Although a bit lengthy, this video highlighting concepts for improved feeding systems and converting existing structures to house small ruminants by Mike Caskey from Southern Arkansas University is worth the listen. If there is a topic that you are more interested in, feel free to select that section within the video using the Youtube app. Trust me, there are some note worth pieces shared here. Enjoy!
American Sheep Industry
(Previously published in the Sheep Industry News: February 2022)
Whatever your thoughts on fasting sheep, there’s no doubt your shearer will thank you for keeping the flock off feed and water before shearing. More importantly, your sheep will thank you, too. While there are various views on fasting, the benefits to sheep and shearer are significant, and backed by research.
The ASI Code of Practice for the Preparation of Wool Clips and even ASI’s Sheep Production Handbook don’t go into much detail about why fasting is important, but both call for sheep to be penned anywhere from 4-12 hours before shearing. And both recommend keeping sheep off feed and water while penned before shearing.
So, why is it important? First and foremost, for the health and safety of both the sheep and the shearer. If the gut of the sheep is full, it can add significant weight to the sheep, placing additional downward pressure on the sheep’s organs when in the shearing position causing discomfort and stress to the sheep. In turn, this often causes the sheep to not only be uncomfortable, but to kick and struggle more, leading to even more stress to the sheep.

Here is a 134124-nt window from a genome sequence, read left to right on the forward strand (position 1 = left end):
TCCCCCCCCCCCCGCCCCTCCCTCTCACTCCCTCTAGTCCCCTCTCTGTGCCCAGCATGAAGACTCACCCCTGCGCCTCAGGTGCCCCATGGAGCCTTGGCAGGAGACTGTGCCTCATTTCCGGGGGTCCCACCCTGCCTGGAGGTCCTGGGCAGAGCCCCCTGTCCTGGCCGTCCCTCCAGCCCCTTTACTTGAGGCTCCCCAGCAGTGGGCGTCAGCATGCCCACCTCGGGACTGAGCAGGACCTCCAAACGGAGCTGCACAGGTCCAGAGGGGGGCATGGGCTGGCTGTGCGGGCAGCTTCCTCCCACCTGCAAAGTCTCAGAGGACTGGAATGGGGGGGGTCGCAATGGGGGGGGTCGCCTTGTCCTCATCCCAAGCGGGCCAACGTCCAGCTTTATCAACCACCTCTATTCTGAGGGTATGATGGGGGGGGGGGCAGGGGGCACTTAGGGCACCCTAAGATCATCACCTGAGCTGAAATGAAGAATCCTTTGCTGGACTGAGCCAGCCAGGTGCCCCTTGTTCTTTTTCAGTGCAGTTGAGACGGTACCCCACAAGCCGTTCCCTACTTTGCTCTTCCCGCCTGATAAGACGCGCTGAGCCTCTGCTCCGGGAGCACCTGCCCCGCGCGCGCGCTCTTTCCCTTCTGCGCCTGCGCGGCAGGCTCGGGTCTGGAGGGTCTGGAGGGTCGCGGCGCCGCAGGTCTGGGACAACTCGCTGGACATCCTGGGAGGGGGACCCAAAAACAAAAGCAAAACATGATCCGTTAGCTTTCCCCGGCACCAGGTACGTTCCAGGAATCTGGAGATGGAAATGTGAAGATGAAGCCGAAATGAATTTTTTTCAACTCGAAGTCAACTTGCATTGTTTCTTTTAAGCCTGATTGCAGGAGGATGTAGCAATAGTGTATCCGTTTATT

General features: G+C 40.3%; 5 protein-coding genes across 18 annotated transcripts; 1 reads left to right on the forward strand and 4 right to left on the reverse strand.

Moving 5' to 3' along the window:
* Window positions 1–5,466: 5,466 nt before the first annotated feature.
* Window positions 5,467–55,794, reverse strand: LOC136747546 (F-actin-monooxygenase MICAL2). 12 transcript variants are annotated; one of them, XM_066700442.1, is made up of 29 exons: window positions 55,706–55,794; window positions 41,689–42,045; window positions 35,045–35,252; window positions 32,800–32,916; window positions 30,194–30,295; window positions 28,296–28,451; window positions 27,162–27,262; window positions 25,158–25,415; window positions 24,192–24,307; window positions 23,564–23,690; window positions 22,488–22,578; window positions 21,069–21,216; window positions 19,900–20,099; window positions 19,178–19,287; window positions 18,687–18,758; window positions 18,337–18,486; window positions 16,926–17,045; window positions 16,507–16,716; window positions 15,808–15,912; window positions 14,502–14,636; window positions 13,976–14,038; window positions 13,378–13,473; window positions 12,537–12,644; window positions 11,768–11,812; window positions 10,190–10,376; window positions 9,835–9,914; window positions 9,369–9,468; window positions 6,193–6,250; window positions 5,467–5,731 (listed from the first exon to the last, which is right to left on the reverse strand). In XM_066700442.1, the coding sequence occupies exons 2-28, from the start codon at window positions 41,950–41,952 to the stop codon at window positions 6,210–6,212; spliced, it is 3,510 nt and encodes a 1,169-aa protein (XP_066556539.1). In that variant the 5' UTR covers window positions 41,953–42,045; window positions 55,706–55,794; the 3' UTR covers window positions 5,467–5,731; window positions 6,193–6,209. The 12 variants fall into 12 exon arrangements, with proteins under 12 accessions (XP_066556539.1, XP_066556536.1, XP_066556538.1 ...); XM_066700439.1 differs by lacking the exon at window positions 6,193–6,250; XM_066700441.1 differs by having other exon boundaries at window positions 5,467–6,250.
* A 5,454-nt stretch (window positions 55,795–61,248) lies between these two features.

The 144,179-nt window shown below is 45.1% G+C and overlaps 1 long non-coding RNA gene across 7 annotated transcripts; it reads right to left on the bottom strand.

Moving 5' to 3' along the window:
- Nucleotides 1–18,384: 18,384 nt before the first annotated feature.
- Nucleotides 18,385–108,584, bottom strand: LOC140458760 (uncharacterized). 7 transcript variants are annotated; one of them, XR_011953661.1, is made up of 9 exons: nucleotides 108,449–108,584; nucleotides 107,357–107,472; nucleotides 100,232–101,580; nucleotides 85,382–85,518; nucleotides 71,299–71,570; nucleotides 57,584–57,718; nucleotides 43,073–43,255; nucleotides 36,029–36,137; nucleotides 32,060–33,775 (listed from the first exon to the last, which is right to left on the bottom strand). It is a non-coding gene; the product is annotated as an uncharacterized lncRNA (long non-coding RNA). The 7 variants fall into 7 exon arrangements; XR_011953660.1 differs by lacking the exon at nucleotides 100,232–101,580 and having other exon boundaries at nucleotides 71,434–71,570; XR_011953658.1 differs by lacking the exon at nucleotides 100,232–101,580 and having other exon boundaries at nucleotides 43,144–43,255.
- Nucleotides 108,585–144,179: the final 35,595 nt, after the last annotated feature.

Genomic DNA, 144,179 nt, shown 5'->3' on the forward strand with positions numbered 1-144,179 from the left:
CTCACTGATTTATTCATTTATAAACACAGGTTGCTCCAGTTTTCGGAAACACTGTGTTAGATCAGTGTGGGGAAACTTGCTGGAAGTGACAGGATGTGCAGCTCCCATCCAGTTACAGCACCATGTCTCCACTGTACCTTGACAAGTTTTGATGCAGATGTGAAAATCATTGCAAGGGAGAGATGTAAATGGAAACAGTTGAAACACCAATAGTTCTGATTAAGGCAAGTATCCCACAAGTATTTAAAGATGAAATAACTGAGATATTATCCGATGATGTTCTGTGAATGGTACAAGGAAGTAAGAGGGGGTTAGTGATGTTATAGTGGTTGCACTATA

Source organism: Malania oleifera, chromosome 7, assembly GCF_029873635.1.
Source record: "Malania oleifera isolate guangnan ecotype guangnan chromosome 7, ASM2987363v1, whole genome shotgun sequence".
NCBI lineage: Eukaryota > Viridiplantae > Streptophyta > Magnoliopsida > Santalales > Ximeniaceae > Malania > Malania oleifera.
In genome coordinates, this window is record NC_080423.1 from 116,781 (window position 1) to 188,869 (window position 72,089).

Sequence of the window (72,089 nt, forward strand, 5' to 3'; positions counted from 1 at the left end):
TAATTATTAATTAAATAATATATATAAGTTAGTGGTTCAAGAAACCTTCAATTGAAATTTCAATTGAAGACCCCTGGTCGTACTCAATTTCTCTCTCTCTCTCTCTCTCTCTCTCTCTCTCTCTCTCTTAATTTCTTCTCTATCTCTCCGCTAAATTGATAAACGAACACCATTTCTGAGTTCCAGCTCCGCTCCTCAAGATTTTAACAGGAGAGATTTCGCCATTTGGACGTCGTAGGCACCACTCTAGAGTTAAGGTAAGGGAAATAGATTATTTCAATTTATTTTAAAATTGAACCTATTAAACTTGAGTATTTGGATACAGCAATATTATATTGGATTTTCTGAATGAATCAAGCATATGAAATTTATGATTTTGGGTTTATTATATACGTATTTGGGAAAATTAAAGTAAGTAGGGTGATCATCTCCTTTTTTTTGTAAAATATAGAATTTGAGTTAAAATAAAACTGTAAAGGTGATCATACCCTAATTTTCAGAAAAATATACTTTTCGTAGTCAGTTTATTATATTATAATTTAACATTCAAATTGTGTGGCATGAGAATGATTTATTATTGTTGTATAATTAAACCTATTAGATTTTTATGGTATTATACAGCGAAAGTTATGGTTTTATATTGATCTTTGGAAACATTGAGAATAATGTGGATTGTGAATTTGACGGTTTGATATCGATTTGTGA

Also, if sheep Continue reading
Dr. Brady Campbell, Assistant Professor, State Small Ruminant Extension Specialist
“What type of barn do I need to raise XXX ewes/does indoors?” This question and many others similar to it have been common place over the past year and for good reason. Take a look at the market price for any type of sheep or goat on the auction block today. Feeder lambs, fat lambs, and finished kids are bringing record prices and have continued to sustain these values well beyond the holiday season. These unique opportunities present our industry with some interesting challenges as higher feeder lamb prices make it difficult to buy and feed lambs for the finished market. It also makes it difficult to hold onto a group of replacement females when you could capitalize on the profits of the slaughter market. Additionally, cull ewes prices are up which makes culling this year easier than ever. However, what hasn’t been immediately considered is the effect of culling a large number of ewes. My question is – will this decision further complicate supply chain issues in the near future? With this background, its no wonder why my leading question is of great interest to producers from across the nation. Raising small ruminants indoors improves overall animal management, thus leading to improved efficiency resulting in more lambs and kids available for market. Continue reading
Center for Food Security and Public Health, Iowa State University
Swine producers are nervously watching the outbreaks of African Swine Fever (ASF) that are happening around the world. Did you know there is a disease just as devastating that can impact sheep? It is called foot and mouth disease (FMD).
Luckily, the United States (U.S) has not had a case of FMD since 1929. However, with global travel and trade, the risk of FMD introduction to the U.S. exists. An FMD outbreak could cost the industry $15 to $100 billion U.S. dollars. The U.S. sheep industry has benefited from an expansion in lamb exports and more than half of our wool is exported. One case of FMD in the U.S. and our export market would be shut down. The American Sheep Industry Association (ASI) values preparedness. The ASI funded the development of the Secure Sheep and Wool Supply (SSWS) Plan (securesheepwool.org) to help producers protect their flocks from FMD. Recently, the United States Department of Agriculture (USDA) partnered with the ASI to fund outreach materials and efforts to increase FMD awareness of producers and other stakeholders. Continue reading